Today we are much more connected as a society and more and more schools are using online networks to manage classes at schools and educational institutions. It is the time to capitalize on the popularity of social networking rather than fighting the inevitable?
A recent research (Source: Pew Internet & American Life Project) found that 73 % of online teenagers use social-networking sites. They are regularly updating their Facebook / Twitter / MySpace accounts and use social networking to keep up with the latest news from their peers. Currently most social networking activity takes place off work schedule officially (or behind the back) and not in the classroom but a change to harness the power of social media is welcome and institutions are hoping to incorporate social networking into lesson plans. B-Schools like Harvard and Carneggie Mellon are already doing it. Its up to the rest to follow.
Today, thus it makes sense to have specialized social networking tools within the classroom, enabling educationally relevant academic matter for all students. This is not for students to communicate with classmates but to communicate with other students from within the school, or state or country or even internationally throughout the world. In essence, creating a broader network where students can learn from each other.
“The Web 2.0 evolution has enabled educational institutions to connect in transparent and impactful ways, achieving a greater competitive edge. However not all institutions have taken the full advantage of this movement. While over half of students report using social networking tools for educational purposes, faculty are not exploiting these tools to connect with students, instead preferring traditional methods of communication.” Next Generation Education Committee.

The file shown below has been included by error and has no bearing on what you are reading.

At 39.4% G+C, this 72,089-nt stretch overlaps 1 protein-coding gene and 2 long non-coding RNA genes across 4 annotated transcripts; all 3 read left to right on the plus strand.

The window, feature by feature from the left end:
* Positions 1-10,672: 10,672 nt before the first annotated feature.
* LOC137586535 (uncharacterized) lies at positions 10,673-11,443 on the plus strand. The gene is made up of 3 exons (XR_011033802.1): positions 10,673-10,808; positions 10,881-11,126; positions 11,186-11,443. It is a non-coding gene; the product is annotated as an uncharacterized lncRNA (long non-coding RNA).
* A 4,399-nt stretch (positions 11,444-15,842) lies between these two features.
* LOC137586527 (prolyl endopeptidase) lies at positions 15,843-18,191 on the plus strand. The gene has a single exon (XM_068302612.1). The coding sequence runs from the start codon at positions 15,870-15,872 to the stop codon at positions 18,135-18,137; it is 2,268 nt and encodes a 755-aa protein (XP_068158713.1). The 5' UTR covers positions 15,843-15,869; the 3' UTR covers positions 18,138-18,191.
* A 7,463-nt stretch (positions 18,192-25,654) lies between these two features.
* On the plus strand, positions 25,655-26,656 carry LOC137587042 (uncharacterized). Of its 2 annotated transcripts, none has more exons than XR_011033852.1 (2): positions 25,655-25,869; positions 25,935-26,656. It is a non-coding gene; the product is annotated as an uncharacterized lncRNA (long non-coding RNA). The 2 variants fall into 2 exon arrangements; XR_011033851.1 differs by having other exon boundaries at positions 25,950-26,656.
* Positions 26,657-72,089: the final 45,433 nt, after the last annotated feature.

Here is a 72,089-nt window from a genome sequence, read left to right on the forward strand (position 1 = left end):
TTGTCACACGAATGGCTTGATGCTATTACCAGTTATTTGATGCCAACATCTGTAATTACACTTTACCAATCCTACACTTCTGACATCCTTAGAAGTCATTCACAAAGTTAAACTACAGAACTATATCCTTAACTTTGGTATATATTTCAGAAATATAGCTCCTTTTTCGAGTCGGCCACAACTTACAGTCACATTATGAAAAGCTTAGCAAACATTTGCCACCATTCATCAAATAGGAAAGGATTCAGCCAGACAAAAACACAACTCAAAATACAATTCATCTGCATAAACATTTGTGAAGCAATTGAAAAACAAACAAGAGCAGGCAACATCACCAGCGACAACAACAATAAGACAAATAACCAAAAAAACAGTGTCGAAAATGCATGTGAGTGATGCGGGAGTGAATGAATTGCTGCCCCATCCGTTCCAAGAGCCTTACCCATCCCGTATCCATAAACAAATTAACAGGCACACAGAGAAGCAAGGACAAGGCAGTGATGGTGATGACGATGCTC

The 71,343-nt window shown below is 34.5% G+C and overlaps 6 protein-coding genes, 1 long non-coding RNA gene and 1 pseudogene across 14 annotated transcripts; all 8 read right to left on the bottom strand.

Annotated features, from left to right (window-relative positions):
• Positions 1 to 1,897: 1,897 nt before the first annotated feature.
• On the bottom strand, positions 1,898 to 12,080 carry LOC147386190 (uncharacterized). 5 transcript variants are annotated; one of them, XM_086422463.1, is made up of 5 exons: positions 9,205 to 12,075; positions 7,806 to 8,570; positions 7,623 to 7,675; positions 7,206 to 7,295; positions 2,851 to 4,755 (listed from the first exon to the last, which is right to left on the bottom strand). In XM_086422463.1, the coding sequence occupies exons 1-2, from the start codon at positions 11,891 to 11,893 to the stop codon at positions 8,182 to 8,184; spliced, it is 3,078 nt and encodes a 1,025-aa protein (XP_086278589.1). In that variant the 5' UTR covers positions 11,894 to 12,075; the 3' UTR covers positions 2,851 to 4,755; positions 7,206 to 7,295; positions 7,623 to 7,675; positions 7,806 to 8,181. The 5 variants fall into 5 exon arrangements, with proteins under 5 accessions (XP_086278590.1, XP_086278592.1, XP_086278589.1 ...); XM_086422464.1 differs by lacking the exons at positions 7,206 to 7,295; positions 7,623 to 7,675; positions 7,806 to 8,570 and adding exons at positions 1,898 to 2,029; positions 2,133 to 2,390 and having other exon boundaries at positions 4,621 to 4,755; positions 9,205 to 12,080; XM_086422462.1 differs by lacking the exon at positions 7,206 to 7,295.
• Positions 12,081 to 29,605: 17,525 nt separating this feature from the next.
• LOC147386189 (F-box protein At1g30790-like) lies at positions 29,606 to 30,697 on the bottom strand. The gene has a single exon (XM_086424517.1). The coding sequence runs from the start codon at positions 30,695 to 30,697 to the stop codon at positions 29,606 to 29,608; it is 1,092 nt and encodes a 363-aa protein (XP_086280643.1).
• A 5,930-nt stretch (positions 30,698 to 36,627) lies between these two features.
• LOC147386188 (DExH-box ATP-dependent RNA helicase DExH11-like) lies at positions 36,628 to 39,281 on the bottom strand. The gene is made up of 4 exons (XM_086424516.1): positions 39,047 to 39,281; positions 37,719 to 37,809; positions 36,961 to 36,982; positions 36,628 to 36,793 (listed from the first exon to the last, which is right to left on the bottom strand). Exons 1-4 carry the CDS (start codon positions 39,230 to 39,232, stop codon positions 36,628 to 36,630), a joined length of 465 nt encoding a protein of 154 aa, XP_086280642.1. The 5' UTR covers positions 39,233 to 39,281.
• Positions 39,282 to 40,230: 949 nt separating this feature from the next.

e-Business solution providers are now in the process of developing social networking aademics tools for usage in the schools. The trend towards a more collaborative and open learning / open source environment has been fueled by the explosive adoption of mobile devices among both students and faculty. This has made colleges and universities some of the most intensive adopters of wireless technologies and hence is well positioned to adopt social networking technologies for e-learning. The aim of providing seamless and secure access to data to students is so they are able to share knowledge, manage and build content while build their social network is the goal of the future netizens. This surely looks geared to position them to make better informed decisions while they are on campus or at school.
This Article is authored by Jake Mazan, who is a guest author at Business Fundas. He is a Senior Research Analyst cum Manager at NG-Online News.